Sudan, in disarray since its independence from British colonization in 1956, has made a step towards what observers say is a move that has a chance to resolve many of the country’s deep-rooted civil conflicts.
Formerly Africa’s largest country, at least in terms of its geographic dimensions, Sudan’s borders were drawn up by the British last century. This process failed to consider the region’s ethnic divisions, forcing different ethnic groups under one leadership. The unwilling unification naturally worsened those ethnic tensions, especially between the Muslim-majority north and Christian-majority south. The following civil war only ended in 2005, with around 2,000,000 dead (mostly from the south) and millions more made homeless.
Meanwhile, in 2003, the western region of Darfur rebelled against the government in Khartoum. This destroyed hundreds of villages in the region, cutting hundreds of thousands of lives short and displacing millions more to refugee camps, both in the region and in bordering Chad.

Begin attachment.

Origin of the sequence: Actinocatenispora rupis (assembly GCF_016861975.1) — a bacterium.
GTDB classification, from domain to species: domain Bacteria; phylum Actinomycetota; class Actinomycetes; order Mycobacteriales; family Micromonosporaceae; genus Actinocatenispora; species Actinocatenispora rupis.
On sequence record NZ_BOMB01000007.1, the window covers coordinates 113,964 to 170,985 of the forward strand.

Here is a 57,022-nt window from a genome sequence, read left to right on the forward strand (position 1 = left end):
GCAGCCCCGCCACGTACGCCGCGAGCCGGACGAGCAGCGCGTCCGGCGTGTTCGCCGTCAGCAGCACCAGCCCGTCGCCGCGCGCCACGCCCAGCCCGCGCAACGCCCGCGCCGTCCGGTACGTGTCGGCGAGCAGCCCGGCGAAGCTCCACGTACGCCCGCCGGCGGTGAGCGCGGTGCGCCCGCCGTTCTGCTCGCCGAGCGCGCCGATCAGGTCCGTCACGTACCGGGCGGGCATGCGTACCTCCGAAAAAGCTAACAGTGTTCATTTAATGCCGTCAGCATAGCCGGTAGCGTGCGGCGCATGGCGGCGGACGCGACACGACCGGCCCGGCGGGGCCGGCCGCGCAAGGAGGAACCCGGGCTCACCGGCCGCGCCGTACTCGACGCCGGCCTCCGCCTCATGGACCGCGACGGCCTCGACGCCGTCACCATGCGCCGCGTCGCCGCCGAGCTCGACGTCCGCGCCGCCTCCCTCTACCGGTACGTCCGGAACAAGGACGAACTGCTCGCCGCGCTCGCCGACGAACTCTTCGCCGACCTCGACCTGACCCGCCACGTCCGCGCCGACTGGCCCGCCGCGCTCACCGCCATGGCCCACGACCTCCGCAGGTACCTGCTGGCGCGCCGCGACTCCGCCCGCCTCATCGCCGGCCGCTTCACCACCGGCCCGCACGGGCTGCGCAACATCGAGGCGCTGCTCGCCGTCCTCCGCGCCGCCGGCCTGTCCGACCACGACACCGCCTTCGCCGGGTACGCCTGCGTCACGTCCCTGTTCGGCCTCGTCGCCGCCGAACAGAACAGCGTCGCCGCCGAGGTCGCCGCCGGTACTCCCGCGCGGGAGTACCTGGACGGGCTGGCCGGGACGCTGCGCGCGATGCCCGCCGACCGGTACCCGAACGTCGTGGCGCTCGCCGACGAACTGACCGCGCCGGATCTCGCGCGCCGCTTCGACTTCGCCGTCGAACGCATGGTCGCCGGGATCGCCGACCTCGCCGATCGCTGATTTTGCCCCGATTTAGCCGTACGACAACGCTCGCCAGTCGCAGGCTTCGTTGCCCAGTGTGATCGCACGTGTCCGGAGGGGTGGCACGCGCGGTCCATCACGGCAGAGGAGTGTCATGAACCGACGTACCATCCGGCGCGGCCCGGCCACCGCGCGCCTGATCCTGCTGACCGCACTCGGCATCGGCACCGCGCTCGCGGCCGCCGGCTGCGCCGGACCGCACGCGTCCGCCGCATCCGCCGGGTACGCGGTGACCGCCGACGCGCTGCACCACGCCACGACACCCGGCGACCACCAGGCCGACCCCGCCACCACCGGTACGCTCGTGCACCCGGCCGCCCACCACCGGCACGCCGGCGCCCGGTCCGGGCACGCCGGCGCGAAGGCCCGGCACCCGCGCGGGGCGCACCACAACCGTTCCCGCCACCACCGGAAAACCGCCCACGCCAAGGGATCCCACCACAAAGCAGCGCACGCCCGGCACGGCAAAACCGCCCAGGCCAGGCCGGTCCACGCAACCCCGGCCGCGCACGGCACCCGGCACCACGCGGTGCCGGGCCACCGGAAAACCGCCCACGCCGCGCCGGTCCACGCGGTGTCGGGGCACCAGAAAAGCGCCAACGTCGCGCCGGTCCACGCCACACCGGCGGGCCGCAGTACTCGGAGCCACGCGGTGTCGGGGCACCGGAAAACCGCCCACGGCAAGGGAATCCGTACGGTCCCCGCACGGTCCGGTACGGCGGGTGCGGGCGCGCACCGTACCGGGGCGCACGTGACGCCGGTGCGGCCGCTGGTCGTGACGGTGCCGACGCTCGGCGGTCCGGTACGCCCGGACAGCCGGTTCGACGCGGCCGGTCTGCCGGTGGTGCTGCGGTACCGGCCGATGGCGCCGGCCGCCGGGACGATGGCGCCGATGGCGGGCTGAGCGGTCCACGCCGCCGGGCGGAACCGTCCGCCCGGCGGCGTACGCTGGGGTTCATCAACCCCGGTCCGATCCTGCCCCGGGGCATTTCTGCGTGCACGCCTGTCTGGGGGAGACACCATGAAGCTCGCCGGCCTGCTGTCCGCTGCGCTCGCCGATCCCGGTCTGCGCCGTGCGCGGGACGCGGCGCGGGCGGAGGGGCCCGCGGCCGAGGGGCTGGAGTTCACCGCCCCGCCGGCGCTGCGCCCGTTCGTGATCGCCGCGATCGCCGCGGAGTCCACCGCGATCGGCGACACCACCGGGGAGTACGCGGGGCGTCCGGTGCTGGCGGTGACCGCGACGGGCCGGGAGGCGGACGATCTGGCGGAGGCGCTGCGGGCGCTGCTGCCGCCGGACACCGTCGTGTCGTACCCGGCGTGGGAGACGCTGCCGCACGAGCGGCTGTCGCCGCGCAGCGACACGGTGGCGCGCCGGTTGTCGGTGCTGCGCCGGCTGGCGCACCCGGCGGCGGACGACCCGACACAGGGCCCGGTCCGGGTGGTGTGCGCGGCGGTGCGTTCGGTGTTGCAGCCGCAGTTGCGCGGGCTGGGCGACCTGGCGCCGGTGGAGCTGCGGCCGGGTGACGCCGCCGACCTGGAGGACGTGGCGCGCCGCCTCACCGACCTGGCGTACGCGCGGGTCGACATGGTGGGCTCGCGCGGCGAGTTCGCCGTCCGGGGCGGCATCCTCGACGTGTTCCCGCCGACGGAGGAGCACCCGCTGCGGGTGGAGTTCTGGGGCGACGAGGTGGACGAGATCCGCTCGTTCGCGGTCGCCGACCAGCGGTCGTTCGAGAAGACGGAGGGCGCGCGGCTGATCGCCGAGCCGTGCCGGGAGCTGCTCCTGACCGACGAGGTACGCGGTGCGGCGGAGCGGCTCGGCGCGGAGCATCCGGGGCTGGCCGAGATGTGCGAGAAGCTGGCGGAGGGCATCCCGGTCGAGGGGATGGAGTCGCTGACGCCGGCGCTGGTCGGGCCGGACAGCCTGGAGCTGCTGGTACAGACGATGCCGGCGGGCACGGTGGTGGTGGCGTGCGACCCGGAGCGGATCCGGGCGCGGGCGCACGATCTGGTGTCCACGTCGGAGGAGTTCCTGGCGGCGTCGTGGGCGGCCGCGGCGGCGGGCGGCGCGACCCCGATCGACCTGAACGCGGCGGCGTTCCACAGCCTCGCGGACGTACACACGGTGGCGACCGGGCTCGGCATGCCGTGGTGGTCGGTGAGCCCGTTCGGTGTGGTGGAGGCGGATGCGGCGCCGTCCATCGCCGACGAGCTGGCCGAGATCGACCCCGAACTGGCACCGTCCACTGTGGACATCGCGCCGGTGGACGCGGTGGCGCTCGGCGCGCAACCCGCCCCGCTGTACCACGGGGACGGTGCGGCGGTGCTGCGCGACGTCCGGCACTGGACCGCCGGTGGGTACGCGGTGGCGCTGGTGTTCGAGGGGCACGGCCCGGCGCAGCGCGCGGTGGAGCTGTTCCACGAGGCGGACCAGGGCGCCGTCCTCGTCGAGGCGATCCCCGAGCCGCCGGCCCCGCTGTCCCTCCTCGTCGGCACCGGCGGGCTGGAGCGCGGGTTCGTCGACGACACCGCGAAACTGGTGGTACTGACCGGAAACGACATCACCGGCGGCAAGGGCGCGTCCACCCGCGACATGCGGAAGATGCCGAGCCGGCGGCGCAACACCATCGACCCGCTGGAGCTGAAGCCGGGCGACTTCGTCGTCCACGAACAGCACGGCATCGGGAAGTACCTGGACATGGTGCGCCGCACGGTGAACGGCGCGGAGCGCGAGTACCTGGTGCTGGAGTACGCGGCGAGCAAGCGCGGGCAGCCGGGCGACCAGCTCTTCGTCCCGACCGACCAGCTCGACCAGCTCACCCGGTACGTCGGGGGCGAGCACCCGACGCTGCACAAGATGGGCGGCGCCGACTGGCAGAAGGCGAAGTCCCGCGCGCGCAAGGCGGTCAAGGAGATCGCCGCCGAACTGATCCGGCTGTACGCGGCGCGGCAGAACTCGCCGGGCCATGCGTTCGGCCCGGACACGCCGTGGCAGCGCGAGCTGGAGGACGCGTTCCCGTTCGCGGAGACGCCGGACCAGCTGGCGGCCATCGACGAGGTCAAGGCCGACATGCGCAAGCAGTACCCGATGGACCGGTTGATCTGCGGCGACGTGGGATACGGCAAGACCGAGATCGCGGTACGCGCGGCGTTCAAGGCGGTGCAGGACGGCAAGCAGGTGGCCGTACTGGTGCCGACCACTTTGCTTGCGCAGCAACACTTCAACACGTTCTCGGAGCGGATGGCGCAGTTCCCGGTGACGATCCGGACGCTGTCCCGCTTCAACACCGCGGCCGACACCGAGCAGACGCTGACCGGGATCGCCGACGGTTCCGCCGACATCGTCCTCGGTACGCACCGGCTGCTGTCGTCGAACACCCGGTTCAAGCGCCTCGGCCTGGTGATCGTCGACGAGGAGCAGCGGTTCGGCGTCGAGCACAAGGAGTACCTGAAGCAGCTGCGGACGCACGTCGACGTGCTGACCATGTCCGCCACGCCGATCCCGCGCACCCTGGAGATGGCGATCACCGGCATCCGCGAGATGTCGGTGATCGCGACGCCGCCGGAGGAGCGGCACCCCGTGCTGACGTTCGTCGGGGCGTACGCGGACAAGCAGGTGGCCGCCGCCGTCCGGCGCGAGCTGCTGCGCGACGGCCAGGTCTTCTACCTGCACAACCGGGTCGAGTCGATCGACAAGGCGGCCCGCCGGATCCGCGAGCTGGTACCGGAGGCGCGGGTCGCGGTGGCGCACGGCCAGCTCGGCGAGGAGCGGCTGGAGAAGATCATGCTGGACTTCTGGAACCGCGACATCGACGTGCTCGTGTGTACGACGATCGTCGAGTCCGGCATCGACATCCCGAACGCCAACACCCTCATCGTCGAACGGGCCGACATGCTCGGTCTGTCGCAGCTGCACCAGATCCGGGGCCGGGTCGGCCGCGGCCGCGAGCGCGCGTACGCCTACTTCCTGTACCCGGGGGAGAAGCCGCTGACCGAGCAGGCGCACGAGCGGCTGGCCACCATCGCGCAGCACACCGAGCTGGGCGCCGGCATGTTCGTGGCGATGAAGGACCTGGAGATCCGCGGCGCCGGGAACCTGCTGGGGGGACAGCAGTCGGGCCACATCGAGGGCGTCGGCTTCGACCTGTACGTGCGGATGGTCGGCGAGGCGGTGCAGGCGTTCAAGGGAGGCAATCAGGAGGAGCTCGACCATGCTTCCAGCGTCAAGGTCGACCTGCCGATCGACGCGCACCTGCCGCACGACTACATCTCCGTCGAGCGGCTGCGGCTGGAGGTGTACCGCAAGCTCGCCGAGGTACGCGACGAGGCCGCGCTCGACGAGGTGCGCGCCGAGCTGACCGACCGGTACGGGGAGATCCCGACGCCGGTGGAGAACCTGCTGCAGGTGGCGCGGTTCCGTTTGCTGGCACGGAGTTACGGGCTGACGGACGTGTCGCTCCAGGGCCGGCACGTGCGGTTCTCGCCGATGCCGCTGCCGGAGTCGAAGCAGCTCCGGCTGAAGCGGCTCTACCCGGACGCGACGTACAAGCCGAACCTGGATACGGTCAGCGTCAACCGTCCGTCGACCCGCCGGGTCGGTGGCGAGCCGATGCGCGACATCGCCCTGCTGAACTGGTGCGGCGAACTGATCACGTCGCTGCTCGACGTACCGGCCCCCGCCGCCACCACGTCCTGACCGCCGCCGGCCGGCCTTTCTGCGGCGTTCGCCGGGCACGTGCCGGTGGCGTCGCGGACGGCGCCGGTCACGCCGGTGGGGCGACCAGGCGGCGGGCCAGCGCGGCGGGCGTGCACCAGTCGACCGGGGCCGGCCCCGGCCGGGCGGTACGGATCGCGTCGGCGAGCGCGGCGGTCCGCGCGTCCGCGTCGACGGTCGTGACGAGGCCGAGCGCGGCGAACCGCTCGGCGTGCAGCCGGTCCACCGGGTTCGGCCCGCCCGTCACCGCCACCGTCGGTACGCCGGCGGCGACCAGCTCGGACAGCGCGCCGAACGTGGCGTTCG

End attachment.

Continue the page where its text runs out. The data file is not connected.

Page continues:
These internal conflicts were fueled by the oppression and exclusion marginalized groups felt from the predominantly Muslim government. In Darfur, the conflict ignited when fighters revolted against an ethnic cleansing campaign promoted by both the government and the Arab militants.
Now, these minority groups have received crucial recognition and attention from the government they once rebelled against. The transitional Sudanese government and the Sudan Revolutionary Front (SRF), a coalition of several rebel groups, have signed a peace deal in Juba, South Sudan. The deal addressed political, national, and economic issues including the sharing of wealth and power, security arrangements, and land ownership. Other issues of justice, equality, and reconciliation were addressed, including the question of compensation to the regions devastated by the civil war. Alhadi Idris, head of the SRF, said that the agreement will enable refugees and the internally displaced to return to their homes.
International dignitaries, including the presidents of Somalia, Ethiopia, Djibouti, and Chad; ministers from Qatar, Saudi Arabia, and the United Arab Emirates; and the prime minister of Egypt witnessed the historic event. Representatives from the African Union, United Nations, and European Union also watched Sudan and the SRF sign the agreement.
Both the government and rebel groups have many hurdles left to overcome. Armed groups and the military have a prominent role in the agreement, and there are questions about the deal’s inclusivity and comprehensiveness. But the civilian and military leaders have a common goal: ending conflict. Through this agreement, the two sides can bring peace to a country in crisis.
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